Is Insurgent, the second film in the Divergent series, strong enough to help propel it to the front of young adult science-fiction/action drama? Click to find out!
WATCH THE TRAILER(S) HERE:
KEY CAST MEMBERS: Shailene Woodley, Theo James, Miles Teller, Ansel Elgort, Maggie Q, Zöe Kravitz, Kate Winslet, Ray Winstone, Ashley Judd, Naomi Watts, Octavia Spencer, Mekhi Phifer and Jai Courtney
WRITER(S): Brian Duffield, Akiva Goldsman and Mark Bomback (screenplay); Veronica Roth (novel on which the film is based)
Who are the Erudite, you ask? Well, if you had seen the first film in the Divergent series, you would know that the Erudites are one of five factions living in a dystopian future Chicago walled off from the rest of the world. Society has inevitably (as always is the case it seems in these type of movies) broken down, fallen apart and resulted in tribes, er “factions,” as a result. The Erudite are supposed to be the most intelligent, the Candor are the most honest, Amity are the peaceful ones, Abnegation are selfless and the Dauntless are the brave (a.k.a. soldiers and police).
If you are like Tris, however, you are “divergent,” which means you test into belonging into too many factions – which makes you a potential troublemaker since you will upset the balance of society. Then again, you could test to be factionless, which means you’re also an outcast. Got it? Good. Let’s continue …
With Jeanine looking to keep power for the Erudites – well, mostly herself, really – Tris came to realize what being Divergent meant once her parents’ faction was raided and they were killed. Realizing how evil Jeanine is, she wants revenge and to get her out of power along with Four, a fellow former Dauntless recruit. Thing is, Jeanine isn’t going down without a fight – especially not after she discovers a mystery box Tris’ mother (Ashley Judd) was willing to die for as long as it stayed out of the wrong hands.
But now of course, it is in the wrong hands … And Jeanine is going to need someone Divergent to help her open it …
Here’s what Insurgent has going for it that it does better when compared to its main rival in the whole “the future is awful, so let’s have this girl save us” genre:  The chemistry – both romantic and as rebels – between Woodley and James is about 10 times better than it is between Jennifer Lawrence’s and Liam Hemsworth’s respective characters in the latest Games installment;  Woodley’s character has fully embraced her rebel leader status, which in effect makes her, for lack of a better word, “cooler” – especially given the amount of angst and self-discovery her character takes;  Director Robert Schwentke’s visuals are eye-popping at times during Tris’ simulation sequences, which helps to bring the story to its arc in pretty remarkable fashion and  The layers to Insurgent, while not bny any means perfect, deliver a film that is more solid on both a sci-fi and YA level.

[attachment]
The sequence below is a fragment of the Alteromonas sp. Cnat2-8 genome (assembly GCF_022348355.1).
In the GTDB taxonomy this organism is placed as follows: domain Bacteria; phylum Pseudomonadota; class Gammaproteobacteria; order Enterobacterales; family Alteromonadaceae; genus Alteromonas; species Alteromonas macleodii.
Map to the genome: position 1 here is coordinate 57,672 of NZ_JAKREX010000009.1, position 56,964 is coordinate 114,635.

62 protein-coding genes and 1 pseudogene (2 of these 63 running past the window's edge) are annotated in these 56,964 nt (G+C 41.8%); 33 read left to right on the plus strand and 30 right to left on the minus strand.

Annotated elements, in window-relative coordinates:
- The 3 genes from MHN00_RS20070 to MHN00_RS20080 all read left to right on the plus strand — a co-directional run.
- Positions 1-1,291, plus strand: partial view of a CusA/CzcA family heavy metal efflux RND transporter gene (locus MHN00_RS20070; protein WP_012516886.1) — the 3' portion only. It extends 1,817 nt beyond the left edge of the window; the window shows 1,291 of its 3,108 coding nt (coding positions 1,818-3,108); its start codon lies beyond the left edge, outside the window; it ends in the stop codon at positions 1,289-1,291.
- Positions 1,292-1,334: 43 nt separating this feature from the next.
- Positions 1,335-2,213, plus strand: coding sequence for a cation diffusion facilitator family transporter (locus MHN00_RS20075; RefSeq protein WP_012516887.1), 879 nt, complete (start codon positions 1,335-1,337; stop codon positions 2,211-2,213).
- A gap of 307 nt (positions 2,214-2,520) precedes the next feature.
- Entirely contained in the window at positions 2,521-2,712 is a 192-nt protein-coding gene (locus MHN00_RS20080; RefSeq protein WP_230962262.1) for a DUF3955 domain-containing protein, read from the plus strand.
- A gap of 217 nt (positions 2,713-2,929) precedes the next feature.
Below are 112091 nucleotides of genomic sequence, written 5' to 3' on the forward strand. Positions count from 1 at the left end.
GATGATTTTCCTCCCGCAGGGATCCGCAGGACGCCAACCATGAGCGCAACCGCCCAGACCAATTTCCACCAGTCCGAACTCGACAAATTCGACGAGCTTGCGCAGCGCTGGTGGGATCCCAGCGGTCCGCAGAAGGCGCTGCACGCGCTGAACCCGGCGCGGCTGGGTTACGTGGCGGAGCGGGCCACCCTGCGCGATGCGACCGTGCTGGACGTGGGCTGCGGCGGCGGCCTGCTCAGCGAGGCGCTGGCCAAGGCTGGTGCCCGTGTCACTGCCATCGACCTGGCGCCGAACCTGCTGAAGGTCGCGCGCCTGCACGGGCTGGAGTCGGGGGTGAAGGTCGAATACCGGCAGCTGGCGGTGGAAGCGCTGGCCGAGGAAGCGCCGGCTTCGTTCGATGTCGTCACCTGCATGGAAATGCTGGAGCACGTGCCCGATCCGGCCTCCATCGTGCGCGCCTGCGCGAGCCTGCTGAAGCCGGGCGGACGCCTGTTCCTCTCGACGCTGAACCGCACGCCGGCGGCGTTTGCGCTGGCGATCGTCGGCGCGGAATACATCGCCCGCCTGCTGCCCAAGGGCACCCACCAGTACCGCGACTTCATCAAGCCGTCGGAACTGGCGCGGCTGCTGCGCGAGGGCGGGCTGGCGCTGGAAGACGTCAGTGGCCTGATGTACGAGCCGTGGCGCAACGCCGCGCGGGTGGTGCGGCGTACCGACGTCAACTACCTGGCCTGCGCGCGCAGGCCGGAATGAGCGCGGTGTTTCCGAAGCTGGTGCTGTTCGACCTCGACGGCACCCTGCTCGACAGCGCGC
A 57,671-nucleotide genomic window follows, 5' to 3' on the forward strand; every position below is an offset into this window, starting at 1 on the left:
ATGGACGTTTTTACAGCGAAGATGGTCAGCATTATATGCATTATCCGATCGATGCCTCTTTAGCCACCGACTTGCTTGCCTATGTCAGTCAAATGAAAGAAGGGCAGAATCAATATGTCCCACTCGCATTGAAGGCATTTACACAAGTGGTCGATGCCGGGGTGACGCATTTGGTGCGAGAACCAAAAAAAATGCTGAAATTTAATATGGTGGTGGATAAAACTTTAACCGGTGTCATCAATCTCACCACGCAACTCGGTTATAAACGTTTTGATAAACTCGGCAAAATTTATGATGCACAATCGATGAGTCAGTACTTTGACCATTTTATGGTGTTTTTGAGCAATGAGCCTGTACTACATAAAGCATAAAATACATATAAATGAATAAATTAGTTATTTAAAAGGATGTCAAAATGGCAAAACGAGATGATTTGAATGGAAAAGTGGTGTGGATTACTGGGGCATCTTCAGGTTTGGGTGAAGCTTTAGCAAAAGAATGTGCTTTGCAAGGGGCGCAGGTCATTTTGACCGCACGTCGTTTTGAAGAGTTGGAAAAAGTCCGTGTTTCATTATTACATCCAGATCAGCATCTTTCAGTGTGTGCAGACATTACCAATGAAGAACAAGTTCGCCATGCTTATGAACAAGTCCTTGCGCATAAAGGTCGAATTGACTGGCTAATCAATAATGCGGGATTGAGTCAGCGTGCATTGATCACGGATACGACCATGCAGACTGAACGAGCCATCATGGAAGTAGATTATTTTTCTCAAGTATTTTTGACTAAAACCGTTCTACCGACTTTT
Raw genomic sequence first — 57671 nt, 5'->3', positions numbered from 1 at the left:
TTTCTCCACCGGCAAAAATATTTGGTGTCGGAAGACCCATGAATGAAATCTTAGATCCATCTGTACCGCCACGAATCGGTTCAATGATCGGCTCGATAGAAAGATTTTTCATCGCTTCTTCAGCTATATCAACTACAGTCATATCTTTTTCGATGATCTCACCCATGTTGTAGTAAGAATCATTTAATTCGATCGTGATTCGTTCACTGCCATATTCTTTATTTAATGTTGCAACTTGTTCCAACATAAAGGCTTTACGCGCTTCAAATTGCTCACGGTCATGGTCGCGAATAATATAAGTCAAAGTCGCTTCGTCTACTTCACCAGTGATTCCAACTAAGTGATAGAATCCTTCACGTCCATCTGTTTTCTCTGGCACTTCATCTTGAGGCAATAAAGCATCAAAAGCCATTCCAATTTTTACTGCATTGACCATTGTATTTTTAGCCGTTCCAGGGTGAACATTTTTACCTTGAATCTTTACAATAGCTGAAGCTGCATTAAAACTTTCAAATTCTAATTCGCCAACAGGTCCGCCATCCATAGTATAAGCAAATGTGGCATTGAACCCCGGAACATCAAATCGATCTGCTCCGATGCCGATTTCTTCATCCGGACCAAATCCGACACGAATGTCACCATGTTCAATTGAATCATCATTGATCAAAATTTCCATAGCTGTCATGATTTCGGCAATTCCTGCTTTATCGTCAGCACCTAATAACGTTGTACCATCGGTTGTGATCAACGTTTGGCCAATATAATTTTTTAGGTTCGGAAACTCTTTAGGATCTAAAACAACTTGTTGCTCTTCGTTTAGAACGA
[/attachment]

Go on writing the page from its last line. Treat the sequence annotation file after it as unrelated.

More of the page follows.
That being said, are there flaws? Sure – Octavia Spencer is not utilized on any great level, some of the actions taken by Jeanine’s security make you wonder how they have not been overthrown long ago and Ansel Elgort is either doing a phenomenal job at making Caleb a complete wimp … Or the character is just boring, uninteresting and a waste as currently offered.
Now, if you haven’t read the books like yours truly, you won’t notice the changes from the original Insurgent novel and likely not care about them … However, if you ARE one of those “this is not like the book!” people, the film’s producers and its author know you are likely going to notice. Whether or not that ultimately ruins the experience for you is solely up to you … But if you simply are concerned whether or not the movie stays true to the spirit of its characters (Tris in particular), is entertaining and delivers a copious amount of well-executed action sequences, you should be satisfied.
As opposed to writing a dissertation about the film and what it has to say about the need for the elements of life its factions struggle with, oppression, the idea of isolation vs. integration … Sorry, I kind of started to get lost on a tangent there. Instead of doing that, all you simply need to know about Insurgent is this: It’s the rare sequel that expands upon its original premise, delivers some rather intriguing interactions and features a solid enough acting/directing job to get you through from start to finish. It sets the stage nicely for the third – and let’s be honest, no matter how good you think Insurgent is, three films will be enough – and likely final film, Allegiant.
And that should be pleasing to the ears of everyone who enjoyed Divergent, regardless of the faction they would claim.